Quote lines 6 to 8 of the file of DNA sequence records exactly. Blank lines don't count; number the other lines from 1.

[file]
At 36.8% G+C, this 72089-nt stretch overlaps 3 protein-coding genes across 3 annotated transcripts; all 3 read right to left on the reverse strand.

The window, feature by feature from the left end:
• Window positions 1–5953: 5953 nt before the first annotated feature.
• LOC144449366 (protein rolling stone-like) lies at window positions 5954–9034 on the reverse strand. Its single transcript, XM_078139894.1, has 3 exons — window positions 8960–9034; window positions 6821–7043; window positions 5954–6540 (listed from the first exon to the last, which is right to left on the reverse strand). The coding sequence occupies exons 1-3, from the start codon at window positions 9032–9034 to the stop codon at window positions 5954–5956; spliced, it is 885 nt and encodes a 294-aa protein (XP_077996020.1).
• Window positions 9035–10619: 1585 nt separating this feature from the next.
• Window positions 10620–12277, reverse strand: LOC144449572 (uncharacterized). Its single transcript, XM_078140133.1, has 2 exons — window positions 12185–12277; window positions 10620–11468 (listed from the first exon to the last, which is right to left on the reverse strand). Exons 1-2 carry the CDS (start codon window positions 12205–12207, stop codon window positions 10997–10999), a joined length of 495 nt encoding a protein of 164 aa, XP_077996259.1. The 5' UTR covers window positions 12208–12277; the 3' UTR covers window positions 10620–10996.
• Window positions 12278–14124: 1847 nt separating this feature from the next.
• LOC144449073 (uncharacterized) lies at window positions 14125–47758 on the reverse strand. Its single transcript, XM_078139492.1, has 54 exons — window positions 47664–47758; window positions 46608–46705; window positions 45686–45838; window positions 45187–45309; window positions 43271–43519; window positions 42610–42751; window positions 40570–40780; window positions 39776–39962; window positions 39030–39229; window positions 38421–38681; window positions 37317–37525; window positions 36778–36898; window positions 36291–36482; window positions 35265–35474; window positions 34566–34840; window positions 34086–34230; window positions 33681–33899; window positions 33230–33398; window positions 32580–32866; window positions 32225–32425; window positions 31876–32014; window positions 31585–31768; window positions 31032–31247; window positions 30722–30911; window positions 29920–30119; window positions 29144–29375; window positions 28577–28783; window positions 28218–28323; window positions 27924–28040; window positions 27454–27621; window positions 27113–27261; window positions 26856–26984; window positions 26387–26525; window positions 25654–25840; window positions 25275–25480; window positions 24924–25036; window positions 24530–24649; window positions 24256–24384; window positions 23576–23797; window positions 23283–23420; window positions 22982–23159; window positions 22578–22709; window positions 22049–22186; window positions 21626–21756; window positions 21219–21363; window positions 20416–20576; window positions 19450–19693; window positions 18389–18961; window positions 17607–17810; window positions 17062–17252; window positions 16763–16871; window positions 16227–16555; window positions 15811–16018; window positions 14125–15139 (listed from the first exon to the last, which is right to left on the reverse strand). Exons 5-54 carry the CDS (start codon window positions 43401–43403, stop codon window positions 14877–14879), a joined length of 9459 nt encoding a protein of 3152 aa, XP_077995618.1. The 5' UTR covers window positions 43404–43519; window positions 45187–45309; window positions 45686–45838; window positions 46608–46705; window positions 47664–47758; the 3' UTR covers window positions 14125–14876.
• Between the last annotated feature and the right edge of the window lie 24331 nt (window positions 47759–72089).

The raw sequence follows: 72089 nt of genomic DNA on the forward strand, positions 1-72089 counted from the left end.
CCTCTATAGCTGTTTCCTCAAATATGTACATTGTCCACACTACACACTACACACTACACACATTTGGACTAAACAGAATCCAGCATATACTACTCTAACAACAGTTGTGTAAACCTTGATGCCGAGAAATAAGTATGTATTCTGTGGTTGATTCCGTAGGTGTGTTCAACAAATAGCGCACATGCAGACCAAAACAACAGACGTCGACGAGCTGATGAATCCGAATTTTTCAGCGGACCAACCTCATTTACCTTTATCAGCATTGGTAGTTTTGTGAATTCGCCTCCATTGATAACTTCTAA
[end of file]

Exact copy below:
• Window positions 10620–12277, reverse strand: LOC144449572 (uncharacterized). Its single transcript, XM_078140133.1, has 2 exons — window positions 12185–12277; window positions 10620–11468 (listed from the first exon to the last, which is right to left on the reverse strand). Exons 1-2 carry the CDS (start codon window positions 12205–12207, stop codon window positions 10997–10999), a joined length of 495 nt encoding a protein of 164 aa, XP_077996259.1. The 5' UTR covers window positions 12208–12277; the 3' UTR covers window positions 10620–10996.
• Window positions 12278–14124: 1847 nt separating this feature from the next.
• LOC144449073 (uncharacterized) lies at window positions 14125–47758 on the reverse strand. Its single transcript, XM_078139492.1, has 54 exons — window positions 47664–47758; window positions 46608–46705; window positions 45686–45838; window positions 45187–45309; window positions 43271–43519; window positions 42610–42751; window positions 40570–40780; window positions 39776–39962; window positions 39030–39229; window positions 38421–38681; window positions 37317–37525; window positions 36778–36898; window positions 36291–36482; window positions 35265–35474; window positions 34566–34840; window positions 34086–34230; window positions 33681–33899; window positions 33230–33398; window positions 32580–32866; window positions 32225–32425; window positions 31876–32014; window positions 31585–31768; window positions 31032–31247; window positions 30722–30911; window positions 29920–30119; window positions 29144–29375; window positions 28577–28783; window positions 28218–28323; window positions 27924–28040; window positions 27454–27621; window positions 27113–27261; window positions 26856–26984; window positions 26387–26525; window positions 25654–25840; window positions 25275–25480; window positions 24924–25036; window positions 24530–24649; window positions 24256–24384; window positions 23576–23797; window positions 23283–23420; window positions 22982–23159; window positions 22578–22709; window positions 22049–22186; window positions 21626–21756; window positions 21219–21363; window positions 20416–20576; window positions 19450–19693; window positions 18389–18961; window positions 17607–17810; window positions 17062–17252; window positions 16763–16871; window positions 16227–16555; window positions 15811–16018; window positions 14125–15139 (listed from the first exon to the last, which is right to left on the reverse strand). Exons 5-54 carry the CDS (start codon window positions 43401–43403, stop codon window positions 14877–14879), a joined length of 9459 nt encoding a protein of 3152 aa, XP_077995618.1. The 5' UTR covers window positions 43404–43519; window positions 45187–45309; window positions 45686–45838; window positions 46608–46705; window positions 47664–47758; the 3' UTR covers window positions 14125–14876.